Ok, file this one under the "Laura is going to kill me" category, but I just can't take it anymore. So...here's the first few hundred words of the WIP. We won't reveal the title yet, because I think that might result in Laura divorcing me and that would make me sad.
Let us know what you think.
There are few things more humiliating than being dropped off at college by your parents. I guess the good news for me was that I wasn’t planning on staying.
I’ve never been to college before, but I’m assuming the scene at Cornell University on this sweltering August day was pretty standard first day fare. Golf carts zipped around campus. Parents and their awkward sons and daughters argued, glared and sometimes even wept. The lucky freshmen who'd somehow already managed to ditch their shameful forebears were cavorting around with mysterious looking plastic cups, drunk on their newfound freedom.
I was stuck trying to help my dad maneuver a golf cart onto the loading dock without maiming any students or destroying school property. In an unintentional attempt to maximize my embarrassment, he was wearing a large straw hat to protect his head from the sun and he took golf cart maneuverability way too seriously.
“Ahh…like a glove!” Did I mention that my dad also liked to do Jim Carey impersonations? Yeah, just when you thought the straw hat was the most embarrassing thing about him. I felt my cheeks flush and looked around to see if anyone had heard him, but we were flying under the radar. As usual.
“Okay, Sarah, let’s grab the bags with your clothes and we’ll have you settled in no time.” My mom clapped her hands together, resembling a middle-aged cheerleader who’d long ago replaced her pom poms and cheerleading skirts with oversized handbags and mom jeans.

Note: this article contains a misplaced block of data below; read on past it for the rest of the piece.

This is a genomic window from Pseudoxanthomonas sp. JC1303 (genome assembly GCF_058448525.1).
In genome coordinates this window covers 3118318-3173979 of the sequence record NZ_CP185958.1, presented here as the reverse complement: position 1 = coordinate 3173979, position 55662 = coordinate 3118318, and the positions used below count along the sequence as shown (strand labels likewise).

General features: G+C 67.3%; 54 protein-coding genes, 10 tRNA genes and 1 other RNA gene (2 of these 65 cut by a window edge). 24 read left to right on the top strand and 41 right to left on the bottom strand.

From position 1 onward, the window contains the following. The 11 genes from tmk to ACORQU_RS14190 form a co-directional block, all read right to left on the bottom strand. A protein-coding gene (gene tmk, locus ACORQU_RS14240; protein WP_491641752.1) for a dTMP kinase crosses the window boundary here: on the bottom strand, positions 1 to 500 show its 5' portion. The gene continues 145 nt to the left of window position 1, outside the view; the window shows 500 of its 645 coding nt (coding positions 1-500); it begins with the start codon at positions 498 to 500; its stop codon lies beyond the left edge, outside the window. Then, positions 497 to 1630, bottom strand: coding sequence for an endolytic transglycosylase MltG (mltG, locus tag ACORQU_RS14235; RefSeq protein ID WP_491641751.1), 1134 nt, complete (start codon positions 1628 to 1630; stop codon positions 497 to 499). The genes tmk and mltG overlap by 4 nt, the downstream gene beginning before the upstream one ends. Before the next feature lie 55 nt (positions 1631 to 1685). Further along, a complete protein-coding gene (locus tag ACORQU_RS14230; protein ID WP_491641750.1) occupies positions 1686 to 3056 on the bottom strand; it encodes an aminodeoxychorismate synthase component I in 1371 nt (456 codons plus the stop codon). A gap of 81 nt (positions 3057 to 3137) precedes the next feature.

My mom had a secret passion for unpacking and organization. She prided herself on being able to find the perfect place for everything, and in her mind, she had finally figured out somewhere suitable to store her youngest daughter for the next four years. For my mom, Cornell was the equivalent to one of those custom made closet shelves from the Container Store that had a place for everything, including a special drawer for the antique pearls my grandmother handed down to her years ago. Those closet shelves might be expensive, but to my mom, they were worth every penny to keep her pearls safe and protected until she was ready to wear them again.
I grabbed a bag and followed her into my dorm, the model daughter in pleated khaki pants and an ill-fitting button down shirt. Mom approved attire, of course. I had spent the past few months playing the role of the perfect daughter, and I guess I was hoping that this would somehow make it easier for my parents to forgive everything that was coming next.
Unfortunately, wearing awkward mom clothes and participating in excruciating family date nights, didn’t make it any easier for your parents when you disappeared from the posh Ivy League school they paid for. But I guess hindsight is 20/20.